Posts Tagged ‘2008’

The Novel-script project is on the lookout for aspiring actors to appear in staged readings of short scripts of Zakes Mda’s novel The Madonna of Excelsior. The organisers, are particularly keen to cast “a young white boy aged about 10-12 who would be small enough to look 7 but clever enough to read fluently.”

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The Fringe dance programme at the National Arts Festival (Grahamstown, 2 – 11 July) is a showcase of the dynamic spectrum of dance forms – pantsula, isibhujwa, kwasakwasa, hip-hop, ballet, gumboot dancing, tap, jazz, and contemporary. In many instances, the productions explore the fusion of different dance styles and cultures, redefining the evolving language of movement with every step.

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Share your thoughts with other Festinos on a broad range of topics presented by speakers who are unafraid to challenge the boundaries. Tea in Timbuktu, reading with your fingers, cashing in on 2010, adventures with the spoken word, finances, politics and epic journeys.

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A woman is raped every 26 seconds in South Africa. At this year’s National Arts Festival, POWA (People Opposing Woman Abuse)showed solidarity with these women through the release at Wordfest of their new anthology, breaking the silence. Over 300 people submitted their poems, personal essays and stories to an independent board that selected a few for the anthology. SABC reporter, Bronwyn Seaborne, was at the launch.

In South Africa’s poorest province, the Eastern Cape, the performing arts are not only a source of entertainment but an important platform for development. Theatre companies such as UBOM Obutsha make drama accessible to everyone, and are a powerful means to help communities deal with South Africa’s diverse struggles. Thrash, one of UBOM’s many productions at this year’s Grahamstown National Arts Festival tells the story of a teenage boy who joins a gang with the naïve hope that it will help him support his family. However his hopes are crushed with his realisation of the harsh reality of gang lifestyle. Katherine Robinson has the details…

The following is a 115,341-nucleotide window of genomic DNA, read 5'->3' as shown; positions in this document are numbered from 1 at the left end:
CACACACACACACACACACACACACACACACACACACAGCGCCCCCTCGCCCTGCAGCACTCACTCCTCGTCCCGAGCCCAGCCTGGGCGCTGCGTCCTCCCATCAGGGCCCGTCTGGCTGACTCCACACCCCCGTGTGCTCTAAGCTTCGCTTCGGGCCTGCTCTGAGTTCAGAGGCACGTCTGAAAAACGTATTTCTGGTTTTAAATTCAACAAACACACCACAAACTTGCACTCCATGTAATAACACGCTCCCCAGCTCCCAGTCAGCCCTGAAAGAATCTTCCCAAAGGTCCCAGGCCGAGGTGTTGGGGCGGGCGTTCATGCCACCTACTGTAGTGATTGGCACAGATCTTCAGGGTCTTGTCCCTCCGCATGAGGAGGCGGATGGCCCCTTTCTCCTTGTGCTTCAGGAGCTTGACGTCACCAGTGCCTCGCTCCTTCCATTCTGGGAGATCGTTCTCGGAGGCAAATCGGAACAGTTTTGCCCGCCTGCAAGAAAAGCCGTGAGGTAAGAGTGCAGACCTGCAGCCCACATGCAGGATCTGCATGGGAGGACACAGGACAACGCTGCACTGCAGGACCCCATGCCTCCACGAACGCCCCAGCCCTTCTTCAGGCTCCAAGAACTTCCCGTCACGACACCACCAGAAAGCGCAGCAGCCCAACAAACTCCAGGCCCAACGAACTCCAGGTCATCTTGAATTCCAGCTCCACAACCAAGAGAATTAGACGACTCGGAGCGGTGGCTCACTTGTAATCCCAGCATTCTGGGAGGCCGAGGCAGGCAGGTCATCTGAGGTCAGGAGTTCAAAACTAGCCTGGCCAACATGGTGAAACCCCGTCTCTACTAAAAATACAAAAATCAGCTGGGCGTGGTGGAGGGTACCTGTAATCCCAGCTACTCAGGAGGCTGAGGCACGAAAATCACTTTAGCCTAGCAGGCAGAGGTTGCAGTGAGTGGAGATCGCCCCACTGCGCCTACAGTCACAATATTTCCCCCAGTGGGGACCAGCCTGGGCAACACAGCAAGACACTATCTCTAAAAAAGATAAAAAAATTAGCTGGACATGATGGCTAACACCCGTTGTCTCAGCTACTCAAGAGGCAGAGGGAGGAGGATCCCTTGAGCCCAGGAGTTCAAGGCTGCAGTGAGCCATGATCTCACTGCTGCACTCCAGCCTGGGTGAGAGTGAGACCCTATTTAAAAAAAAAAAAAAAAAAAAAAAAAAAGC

Umnyadala wezoncubeko kwisixeko saseRhini liqonga eliquka umculo othi umanyanise abantu abadala kunye nolutsha. Abafundi beDyuniveisty yase Fort Hare bayinxalenye womdlalo womculo obhekise kwiingoma zamandulo. Umrhube, ngumboniso womculo wezencubeko, onjongo yawo ikukuphuhlisa abantu abadala nababahlala kwiindawo ezihlelelekileyo ngokusebenzisana nolutsha.uAsanda Ntame uyanaba…

Musical divides between generations are soon to be things of the past as musical productions are passed on to the younger generations at the Arts Festival in Grahamstown. Students from the University of Fort Hare have taken their love for indigenous music to another level. Umrhube is an experience of hope and timeless heritage that not only empowers the most remote rural areas but also sustains traditional music practices through the youth. Asanda Ntame compiled this report

Standard Bank Young Artist of the year award winner for Drama, Jaco Bouwer, premiered his latest work “Untitled” at the National Arts Festival in Grahamstown. Paula Gilbert has the story.

Today the curtain falls on two decades of legendary festival directorship by Lynette Marais. In the wings, festival director designate Ismail Mahomed readies himself to lead the festival into a new era. Mahomed began his professional career as a mathematics and science teacher. “I wanted to study the arts at Wits, but at that stage there weren’t universities who accepted Indian students for speech and drama without a permit,” says Mahomed.

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Many favourite shows won’t be back at festival in 2009.According to Fringe manager Kate Axe Davies, productions are only granted a three-year run at the festival. Although the same artists can return as many times as they like, they have to change the productions they bring. This rule was introduced about three or four years ago, because the festival organisers were experiencing excessive recurring content.

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